Today is World Day Against the Death Penalty.
It is understandable that some people believe in capital punishment. When a loved one is murdered senselessly, a sense of justice and loss combines to want the perpetrator to receive what the victim received – no mercy. One person responded to this murder with the comment (on Facebook): “So glad they still have the death penalty”.
But a time of grief may not be the best time to make a judgment about this – any view may be based more on revenge than justice. And there is another side of the matter.
Reasons not to execute
- Perhaps the strongest reason – too many convictions are errors, and when the true story comes to light, it is too late to remedy the wrong if the falsely-accused has been executed.
- The death penalty is open to abuse by unscrupulous governments who wish to stifle political dissent.
- It appears, whether by accident or design, that some sub-groups are disproportionately represented among executions. US studies show that non-white murderers are more likely to be executed than white murderers, and murderers of white people were far more likely to be executed than murderers of non-whites.
- Studies suggest, though not unanimously, that the death penalty has little effect as a deterrent.
- Studies also show that the costs of executing a convicted criminal in the US is, surprisingly, greater than incarcerating them, because of the multiple appeals and reviews. I imagine this wouldn’t be true in most other countries where there are less opportunities for appeal.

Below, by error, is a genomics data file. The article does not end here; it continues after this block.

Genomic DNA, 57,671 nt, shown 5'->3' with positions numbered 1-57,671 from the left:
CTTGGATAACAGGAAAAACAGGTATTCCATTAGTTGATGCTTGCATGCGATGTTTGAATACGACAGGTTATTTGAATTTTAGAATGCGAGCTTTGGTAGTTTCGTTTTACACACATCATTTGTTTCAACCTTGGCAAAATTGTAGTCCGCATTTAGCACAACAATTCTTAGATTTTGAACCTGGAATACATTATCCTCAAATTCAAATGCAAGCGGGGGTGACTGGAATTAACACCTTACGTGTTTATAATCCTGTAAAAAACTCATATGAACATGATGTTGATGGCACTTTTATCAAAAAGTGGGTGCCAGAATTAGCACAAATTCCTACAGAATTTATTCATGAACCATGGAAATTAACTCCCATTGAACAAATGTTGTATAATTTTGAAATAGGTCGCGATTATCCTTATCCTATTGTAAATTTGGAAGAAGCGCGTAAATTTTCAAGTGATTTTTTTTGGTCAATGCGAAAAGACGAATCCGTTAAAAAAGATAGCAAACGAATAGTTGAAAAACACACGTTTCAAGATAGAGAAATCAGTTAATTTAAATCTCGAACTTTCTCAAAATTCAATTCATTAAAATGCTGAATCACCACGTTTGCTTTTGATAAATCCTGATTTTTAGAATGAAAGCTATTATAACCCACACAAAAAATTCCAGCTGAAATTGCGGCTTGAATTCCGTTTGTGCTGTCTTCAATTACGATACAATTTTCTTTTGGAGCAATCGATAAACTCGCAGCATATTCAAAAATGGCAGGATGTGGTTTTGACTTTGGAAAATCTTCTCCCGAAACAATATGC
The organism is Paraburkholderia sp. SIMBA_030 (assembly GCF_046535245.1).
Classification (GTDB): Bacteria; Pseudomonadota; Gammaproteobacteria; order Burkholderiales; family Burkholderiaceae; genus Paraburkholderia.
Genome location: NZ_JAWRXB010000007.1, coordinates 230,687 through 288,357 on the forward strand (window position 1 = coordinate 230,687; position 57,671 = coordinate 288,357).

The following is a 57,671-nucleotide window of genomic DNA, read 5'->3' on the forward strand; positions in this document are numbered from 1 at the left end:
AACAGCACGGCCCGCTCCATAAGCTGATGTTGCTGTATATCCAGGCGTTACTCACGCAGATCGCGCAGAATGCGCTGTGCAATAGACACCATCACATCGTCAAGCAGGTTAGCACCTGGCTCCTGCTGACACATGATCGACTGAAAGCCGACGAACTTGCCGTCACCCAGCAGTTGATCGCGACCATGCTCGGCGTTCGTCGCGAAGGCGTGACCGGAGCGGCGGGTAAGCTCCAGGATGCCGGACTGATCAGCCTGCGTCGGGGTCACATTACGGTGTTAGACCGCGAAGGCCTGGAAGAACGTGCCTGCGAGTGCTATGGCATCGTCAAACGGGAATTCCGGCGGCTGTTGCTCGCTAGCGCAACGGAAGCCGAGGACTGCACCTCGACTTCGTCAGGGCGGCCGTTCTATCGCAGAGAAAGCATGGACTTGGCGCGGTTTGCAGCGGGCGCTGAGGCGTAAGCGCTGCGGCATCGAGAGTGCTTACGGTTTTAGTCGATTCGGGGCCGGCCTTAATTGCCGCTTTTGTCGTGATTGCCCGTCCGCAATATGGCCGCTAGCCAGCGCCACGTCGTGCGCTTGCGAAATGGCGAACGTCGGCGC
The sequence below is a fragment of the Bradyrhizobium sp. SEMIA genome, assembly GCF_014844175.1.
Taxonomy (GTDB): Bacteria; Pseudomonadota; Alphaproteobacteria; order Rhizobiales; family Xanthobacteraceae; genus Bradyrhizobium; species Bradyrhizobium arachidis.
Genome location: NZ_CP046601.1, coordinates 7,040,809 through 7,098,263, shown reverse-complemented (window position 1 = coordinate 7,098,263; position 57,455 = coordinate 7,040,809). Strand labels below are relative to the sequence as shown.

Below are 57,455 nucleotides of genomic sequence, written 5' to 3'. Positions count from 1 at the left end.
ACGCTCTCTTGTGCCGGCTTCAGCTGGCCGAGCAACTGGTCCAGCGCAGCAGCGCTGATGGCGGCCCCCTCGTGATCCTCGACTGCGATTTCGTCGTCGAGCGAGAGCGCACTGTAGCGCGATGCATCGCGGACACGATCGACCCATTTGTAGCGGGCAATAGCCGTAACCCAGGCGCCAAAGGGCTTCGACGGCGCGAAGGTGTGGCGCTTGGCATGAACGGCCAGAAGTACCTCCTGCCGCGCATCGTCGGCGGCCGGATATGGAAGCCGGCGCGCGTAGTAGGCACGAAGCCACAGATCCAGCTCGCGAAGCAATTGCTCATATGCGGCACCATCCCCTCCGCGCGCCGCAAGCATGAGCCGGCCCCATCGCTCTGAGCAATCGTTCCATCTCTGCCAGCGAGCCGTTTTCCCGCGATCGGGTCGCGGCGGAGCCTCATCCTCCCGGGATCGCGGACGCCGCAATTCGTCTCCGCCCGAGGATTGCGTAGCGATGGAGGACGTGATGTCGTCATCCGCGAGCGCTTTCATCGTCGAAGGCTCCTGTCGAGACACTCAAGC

- If we were friends of the murderer rather than the victim, we may feel quite differently.
- It denies people their right to life. Amnesty International says:
The death penalty is the ultimate denial of human rights. It is the premeditated and cold-blooded killing of a human being by the state. This cruel, inhuman and degrading punishment is done in the name of justice. It violates the right to life as proclaimed in the Universal Declaration of Human Rights.
Watch a short and beautiful video on the death penalty.
Statistics on legal executions
It is impossible to obtain accurate statistics worldwide, because some countries don’t release records. But here are a few of the best estimates available:
Countries which have the death penalty
Only about a fifth of the world’s countries still have the death penalty, with the number dropping from about 40% to 20% since 1990. However about half of these haven’t actually executed anyone recently.
The biggest executors
China is far and away the largest executor, with annual executions estimated at several thousands (China does not make the figures public). The next largest executors are Iran, Iraq, Saudi Arabia, USA, North Korea, Pakistan and Yemen (the ranking varies each year).
The US is the only G7 country that still has the death penalty. The highest number of executions occur in the south – the states with the most executions in the last 4 years are: Texas (far the biggest), Ohio, Oklahoma, Alabama, Florida, Arizona and Mississippi.
What we can do
If you believe the death penalty is inhumane and should be abolished, you can get involved in petitions to stop it. Amnesty International is probably the best organisation to support here. There may be a link on that website to a local Amnesty group in your country.
You can become a member, make a donation, or join in campaigns. I get emails from Amnesty which highlight particular cases and provide a quick link to join an online petition.
Avaaz is another organisation that makes it easy to join online petitions if you join the email list, though it isn’t as focused on human rights abuses as is Amnesty.
Picture: Amnesty International.